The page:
The main aim of our research is to investigate how the environment interacts with individual characteristics in influencing behavioral and psychological development, as well as physical health. We try to answer questions about the ontogeny of behaviors (e.g., attachment) and internal states (e.g. cortisol levels), while keeping in mind their survival or adaptive value. We are especially interested in the period of early development.

One of the most important physiological systems underlying our behavior is the stress system. This system not only regulates our behavior when confronted with threatening situations (i.e., flight/fight responses), but it also regulates other bodily functions such as immune functioning, digestion, mood and emotions, and energy metabolism. A major line of research in our lab is the development and functioning of the Hypothalamic Pituitary Adrenal axis, one of the key physiological stress systems. We study how the HPA axis is related to (prenatal) stress, caregiving, feeding, sleeping, behavior, health and emotions. At the same time, we study the development of the intestinal microbiota, the microbial community in our gut that begins to develop after birth, and that is related to our health, stress status, and even our behavior. Abnormal functioning in both the HPA axis and the gut microbiota are related to behavioral and cognitive anomalies, and may both be related to the development of stress-related disorders later in life, for example, depression, anxiety, obesity, and irritable bowel syndrome.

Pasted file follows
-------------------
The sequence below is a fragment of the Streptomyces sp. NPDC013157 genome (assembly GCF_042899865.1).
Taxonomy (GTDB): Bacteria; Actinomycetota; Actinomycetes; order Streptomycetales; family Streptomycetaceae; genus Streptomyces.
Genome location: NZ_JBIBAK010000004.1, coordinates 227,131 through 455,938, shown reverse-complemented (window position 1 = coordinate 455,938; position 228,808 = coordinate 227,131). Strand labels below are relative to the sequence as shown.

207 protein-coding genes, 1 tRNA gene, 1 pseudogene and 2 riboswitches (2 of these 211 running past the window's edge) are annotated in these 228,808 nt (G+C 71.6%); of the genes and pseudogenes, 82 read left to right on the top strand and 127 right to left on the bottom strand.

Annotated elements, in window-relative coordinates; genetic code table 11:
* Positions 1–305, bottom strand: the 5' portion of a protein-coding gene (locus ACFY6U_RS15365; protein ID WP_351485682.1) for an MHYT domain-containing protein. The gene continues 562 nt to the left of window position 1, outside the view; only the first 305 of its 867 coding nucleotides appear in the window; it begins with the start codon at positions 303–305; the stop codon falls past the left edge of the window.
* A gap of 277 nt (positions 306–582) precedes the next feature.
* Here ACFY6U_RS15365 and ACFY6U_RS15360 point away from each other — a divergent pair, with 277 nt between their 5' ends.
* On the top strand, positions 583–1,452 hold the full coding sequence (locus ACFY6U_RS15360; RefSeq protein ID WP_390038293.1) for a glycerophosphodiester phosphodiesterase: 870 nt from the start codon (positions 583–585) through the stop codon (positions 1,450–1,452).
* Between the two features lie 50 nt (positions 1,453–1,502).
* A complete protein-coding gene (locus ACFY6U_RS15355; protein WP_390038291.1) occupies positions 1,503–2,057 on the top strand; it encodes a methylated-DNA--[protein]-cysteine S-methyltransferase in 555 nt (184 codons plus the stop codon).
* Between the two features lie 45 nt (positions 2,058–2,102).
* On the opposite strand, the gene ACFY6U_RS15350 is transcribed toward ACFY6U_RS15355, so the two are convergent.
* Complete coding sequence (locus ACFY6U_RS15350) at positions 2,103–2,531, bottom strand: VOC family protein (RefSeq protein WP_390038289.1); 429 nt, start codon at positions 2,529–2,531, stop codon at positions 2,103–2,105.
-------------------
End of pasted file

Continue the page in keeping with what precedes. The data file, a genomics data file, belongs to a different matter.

We focus on development in typically-developing children, trying to understand how caregiving decisions of parents, for example in the realm of sleeping arrangements, (breast)feeding, and non-parental caregiving, are related to how the child develops. Other topics within our research are the transition to parenthood, from hormonal, emotional and behavioral points of view, and the links between stress physiology and socio-emotional functioning in middle childhood. But we are also carrying out research of a more applied nature and in vulnerable populations. For example, we study prenatal stress in women with clinically-relevant anxiety and depressive symptoms, the effects of probiotic interventions, how returning back to work after maternity leave affects women and infants, and how daily skin-to-skin contact in full-term infants affects mother and infant. Our research has been primarily longitudinal, with one major ongoing study, the BIBO study, following children and their families from pregnancy till the age of 14 years (see BIBO).